oa Fundamina : A Journal of Legal History - The constitutional imperative and harmonisation in a multicultural society : a South African perspective on the development of indigenous law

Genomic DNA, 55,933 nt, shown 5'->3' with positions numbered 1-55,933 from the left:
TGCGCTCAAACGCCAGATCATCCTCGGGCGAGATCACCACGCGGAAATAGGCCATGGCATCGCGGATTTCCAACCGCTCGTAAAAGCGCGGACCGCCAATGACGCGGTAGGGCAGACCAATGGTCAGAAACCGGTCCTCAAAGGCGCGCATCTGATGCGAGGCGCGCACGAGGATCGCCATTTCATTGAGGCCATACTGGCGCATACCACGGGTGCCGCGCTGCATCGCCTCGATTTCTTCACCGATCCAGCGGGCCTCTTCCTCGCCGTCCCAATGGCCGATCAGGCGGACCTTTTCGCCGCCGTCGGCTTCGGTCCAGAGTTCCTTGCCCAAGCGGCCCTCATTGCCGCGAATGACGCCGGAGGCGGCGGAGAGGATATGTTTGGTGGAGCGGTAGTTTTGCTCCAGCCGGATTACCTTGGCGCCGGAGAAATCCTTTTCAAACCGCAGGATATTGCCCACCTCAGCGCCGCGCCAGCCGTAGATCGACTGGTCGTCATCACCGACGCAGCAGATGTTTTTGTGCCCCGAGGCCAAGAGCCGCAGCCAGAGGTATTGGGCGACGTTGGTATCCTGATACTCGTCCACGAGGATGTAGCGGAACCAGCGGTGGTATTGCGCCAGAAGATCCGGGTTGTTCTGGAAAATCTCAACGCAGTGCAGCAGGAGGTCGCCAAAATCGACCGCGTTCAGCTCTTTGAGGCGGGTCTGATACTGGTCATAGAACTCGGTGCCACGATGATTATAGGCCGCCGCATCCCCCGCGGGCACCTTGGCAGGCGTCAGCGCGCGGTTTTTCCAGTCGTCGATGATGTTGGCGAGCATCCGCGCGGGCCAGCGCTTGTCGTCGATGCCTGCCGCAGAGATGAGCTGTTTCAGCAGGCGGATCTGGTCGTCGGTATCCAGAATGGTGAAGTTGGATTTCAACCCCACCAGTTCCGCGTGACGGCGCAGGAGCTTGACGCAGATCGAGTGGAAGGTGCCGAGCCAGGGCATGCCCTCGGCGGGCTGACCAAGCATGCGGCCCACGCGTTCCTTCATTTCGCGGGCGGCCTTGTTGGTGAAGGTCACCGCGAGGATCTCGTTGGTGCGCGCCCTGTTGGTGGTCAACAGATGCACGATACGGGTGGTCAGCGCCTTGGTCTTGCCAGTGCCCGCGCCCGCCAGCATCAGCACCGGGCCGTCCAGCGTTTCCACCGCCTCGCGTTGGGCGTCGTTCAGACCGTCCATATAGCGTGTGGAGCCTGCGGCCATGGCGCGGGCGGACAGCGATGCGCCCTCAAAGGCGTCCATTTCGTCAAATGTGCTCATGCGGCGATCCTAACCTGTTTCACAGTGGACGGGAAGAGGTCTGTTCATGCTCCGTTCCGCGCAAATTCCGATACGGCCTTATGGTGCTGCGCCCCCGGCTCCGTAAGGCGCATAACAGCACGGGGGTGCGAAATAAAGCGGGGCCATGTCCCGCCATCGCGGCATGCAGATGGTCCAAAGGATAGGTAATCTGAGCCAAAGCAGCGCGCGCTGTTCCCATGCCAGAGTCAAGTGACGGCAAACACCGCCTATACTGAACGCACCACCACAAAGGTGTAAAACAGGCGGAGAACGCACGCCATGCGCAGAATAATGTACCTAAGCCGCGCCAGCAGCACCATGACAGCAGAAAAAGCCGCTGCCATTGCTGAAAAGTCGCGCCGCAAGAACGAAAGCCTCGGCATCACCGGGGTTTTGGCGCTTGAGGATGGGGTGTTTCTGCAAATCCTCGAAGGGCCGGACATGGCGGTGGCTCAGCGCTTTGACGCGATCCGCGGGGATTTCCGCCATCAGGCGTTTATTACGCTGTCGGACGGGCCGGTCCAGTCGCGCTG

It is trite that the South African legal system is classified as ""mixed"". However, until recently, the notion of this ""mix"" has been Eurocentric, writers comparing the system to a ""three-tiered cake"" with Roman, Dutch and English law being its layers. This has been so despite the fact that indigenous or African customary law has played and still plays an intrinsic role in the lives of most South Africans and that, for more than two centuries and, for whatever reason, its application was sanctioned by colonial and national governments. The main reason for its non-recognition as part of the South African mixed legal system is that in the colonial and apartheid climate, although indigenous law was recognised, it was recognised only as a special and personal law that operated outside of, but only as determined by, the general law. In the past its legal history, both external and internal, was dealt with in a cursory fashion in South African legal literature. This has changed and it has been acknowledged as part of the South African legal system and referred to as the third of ""three graces of South African law"".
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